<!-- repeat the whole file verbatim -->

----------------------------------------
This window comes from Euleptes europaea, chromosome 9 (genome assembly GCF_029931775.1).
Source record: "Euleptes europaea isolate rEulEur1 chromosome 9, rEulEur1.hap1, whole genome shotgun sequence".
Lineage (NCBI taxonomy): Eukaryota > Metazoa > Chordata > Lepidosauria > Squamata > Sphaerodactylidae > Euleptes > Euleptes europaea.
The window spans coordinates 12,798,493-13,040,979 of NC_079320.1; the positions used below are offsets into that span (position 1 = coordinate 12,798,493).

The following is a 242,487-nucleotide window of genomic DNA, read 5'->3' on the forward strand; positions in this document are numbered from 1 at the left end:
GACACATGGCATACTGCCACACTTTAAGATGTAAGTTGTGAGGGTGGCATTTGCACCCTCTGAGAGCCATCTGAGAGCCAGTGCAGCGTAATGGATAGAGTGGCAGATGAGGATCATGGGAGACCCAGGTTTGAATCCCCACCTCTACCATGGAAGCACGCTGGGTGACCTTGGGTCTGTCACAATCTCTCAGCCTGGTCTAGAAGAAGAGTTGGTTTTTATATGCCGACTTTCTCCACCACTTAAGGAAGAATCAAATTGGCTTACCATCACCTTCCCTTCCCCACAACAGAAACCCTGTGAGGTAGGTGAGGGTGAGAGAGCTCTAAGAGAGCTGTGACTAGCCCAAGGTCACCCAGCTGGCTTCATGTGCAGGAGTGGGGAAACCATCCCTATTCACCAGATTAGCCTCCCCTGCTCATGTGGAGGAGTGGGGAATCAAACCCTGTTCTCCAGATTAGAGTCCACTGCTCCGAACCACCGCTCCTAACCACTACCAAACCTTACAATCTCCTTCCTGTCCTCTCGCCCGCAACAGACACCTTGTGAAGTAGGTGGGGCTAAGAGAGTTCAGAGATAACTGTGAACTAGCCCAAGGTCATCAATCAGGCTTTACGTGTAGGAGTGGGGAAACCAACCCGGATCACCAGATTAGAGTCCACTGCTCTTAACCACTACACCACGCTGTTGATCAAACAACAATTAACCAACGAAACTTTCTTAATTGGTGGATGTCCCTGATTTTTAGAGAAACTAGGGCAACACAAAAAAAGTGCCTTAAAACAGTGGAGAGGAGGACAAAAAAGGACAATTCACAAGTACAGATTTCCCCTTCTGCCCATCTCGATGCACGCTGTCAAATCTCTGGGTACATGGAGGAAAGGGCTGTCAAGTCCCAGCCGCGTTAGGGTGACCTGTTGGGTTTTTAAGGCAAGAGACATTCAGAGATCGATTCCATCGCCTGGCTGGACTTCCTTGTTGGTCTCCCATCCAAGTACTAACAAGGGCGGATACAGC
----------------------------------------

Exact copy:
This window comes from Euleptes europaea, chromosome 9 (genome assembly GCF_029931775.1).
Source record: "Euleptes europaea isolate rEulEur1 chromosome 9, rEulEur1.hap1, whole genome shotgun sequence".
Lineage (NCBI taxonomy): Eukaryota > Metazoa > Chordata > Lepidosauria > Squamata > Sphaerodactylidae > Euleptes > Euleptes europaea.
The window spans coordinates 12,798,493-13,040,979 of NC_079320.1; the positions used below are offsets into that span (position 1 = coordinate 12,798,493).

The following is a 242,487-nucleotide window of genomic DNA, read 5'->3' on the forward strand; positions in this document are numbered from 1 at the left end:
GACACATGGCATACTGCCACACTTTAAGATGTAAGTTGTGAGGGTGGCATTTGCACCCTCTGAGAGCCATCTGAGAGCCAGTGCAGCGTAATGGATAGAGTGGCAGATGAGGATCATGGGAGACCCAGGTTTGAATCCCCACCTCTACCATGGAAGCACGCTGGGTGACCTTGGGTCTGTCACAATCTCTCAGCCTGGTCTAGAAGAAGAGTTGGTTTTTATATGCCGACTTTCTCCACCACTTAAGGAAGAATCAAATTGGCTTACCATCACCTTCCCTTCCCCACAACAGAAACCCTGTGAGGTAGGTGAGGGTGAGAGAGCTCTAAGAGAGCTGTGACTAGCCCAAGGTCACCCAGCTGGCTTCATGTGCAGGAGTGGGGAAACCATCCCTATTCACCAGATTAGCCTCCCCTGCTCATGTGGAGGAGTGGGGAATCAAACCCTGTTCTCCAGATTAGAGTCCACTGCTCCGAACCACCGCTCCTAACCACTACCAAACCTTACAATCTCCTTCCTGTCCTCTCGCCCGCAACAGACACCTTGTGAAGTAGGTGGGGCTAAGAGAGTTCAGAGATAACTGTGAACTAGCCCAAGGTCATCAATCAGGCTTTACGTGTAGGAGTGGGGAAACCAACCCGGATCACCAGATTAGAGTCCACTGCTCTTAACCACTACACCACGCTGTTGATCAAACAACAATTAACCAACGAAACTTTCTTAATTGGTGGATGTCCCTGATTTTTAGAGAAACTAGGGCAACACAAAAAAAGTGCCTTAAAACAGTGGAGAGGAGGACAAAAAAGGACAATTCACAAGTACAGATTTCCCCTTCTGCCCATCTCGATGCACGCTGTCAAATCTCTGGGTACATGGAGGAAAGGGCTGTCAAGTCCCAGCCGCGTTAGGGTGACCTGTTGGGTTTTTAAGGCAAGAGACATTCAGAGATCGATTCCATCGCCTGGCTGGACTTCCTTGTTGGTCTCCCATCCAAGTACTAACAAGGGCGGATACAGC